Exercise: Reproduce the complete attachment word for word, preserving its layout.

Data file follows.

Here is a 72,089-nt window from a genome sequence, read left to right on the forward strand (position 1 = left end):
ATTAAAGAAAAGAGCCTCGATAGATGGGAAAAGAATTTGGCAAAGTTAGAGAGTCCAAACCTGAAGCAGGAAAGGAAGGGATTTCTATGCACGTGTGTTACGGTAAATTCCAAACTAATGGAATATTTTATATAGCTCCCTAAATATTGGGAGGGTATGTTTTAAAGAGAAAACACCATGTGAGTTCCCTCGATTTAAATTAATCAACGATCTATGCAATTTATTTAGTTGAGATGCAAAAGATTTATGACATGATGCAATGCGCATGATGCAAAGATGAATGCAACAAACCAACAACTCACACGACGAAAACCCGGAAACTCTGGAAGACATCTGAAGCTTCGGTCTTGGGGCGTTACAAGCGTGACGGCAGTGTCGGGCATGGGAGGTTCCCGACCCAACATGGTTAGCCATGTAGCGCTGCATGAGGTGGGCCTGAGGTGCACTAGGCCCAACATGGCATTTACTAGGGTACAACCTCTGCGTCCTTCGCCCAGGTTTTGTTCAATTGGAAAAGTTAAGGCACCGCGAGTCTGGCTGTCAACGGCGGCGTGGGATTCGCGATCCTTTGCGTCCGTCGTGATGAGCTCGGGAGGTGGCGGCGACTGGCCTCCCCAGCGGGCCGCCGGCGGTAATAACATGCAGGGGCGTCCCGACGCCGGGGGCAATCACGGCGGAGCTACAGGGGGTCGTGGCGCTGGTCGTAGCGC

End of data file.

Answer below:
Here is a 72,089-nt window from a genome sequence, read left to right on the forward strand (position 1 = left end):
ATTAAAGAAAAGAGCCTCGATAGATGGGAAAAGAATTTGGCAAAGTTAGAGAGTCCAAACCTGAAGCAGGAAAGGAAGGGATTTCTATGCACGTGTGTTACGGTAAATTCCAAACTAATGGAATATTTTATATAGCTCCCTAAATATTGGGAGGGTATGTTTTAAAGAGAAAACACCATGTGAGTTCCCTCGATTTAAATTAATCAACGATCTATGCAATTTATTTAGTTGAGATGCAAAAGATTTATGACATGATGCAATGCGCATGATGCAAAGATGAATGCAACAAACCAACAACTCACACGACGAAAACCCGGAAACTCTGGAAGACATCTGAAGCTTCGGTCTTGGGGCGTTACAAGCGTGACGGCAGTGTCGGGCATGGGAGGTTCCCGACCCAACATGGTTAGCCATGTAGCGCTGCATGAGGTGGGCCTGAGGTGCACTAGGCCCAACATGGCATTTACTAGGGTACAACCTCTGCGTCCTTCGCCCAGGTTTTGTTCAATTGGAAAAGTTAAGGCACCGCGAGTCTGGCTGTCAACGGCGGCGTGGGATTCGCGATCCTTTGCGTCCGTCGTGATGAGCTCGGGAGGTGGCGGCGACTGGCCTCCCCAGCGGGCCGCCGGCGGTAATAACATGCAGGGGCGTCCCGACGCCGGGGGCAATCACGGCGGAGCTACAGGGGGTCGTGGCGCTGGTCGTAGCGC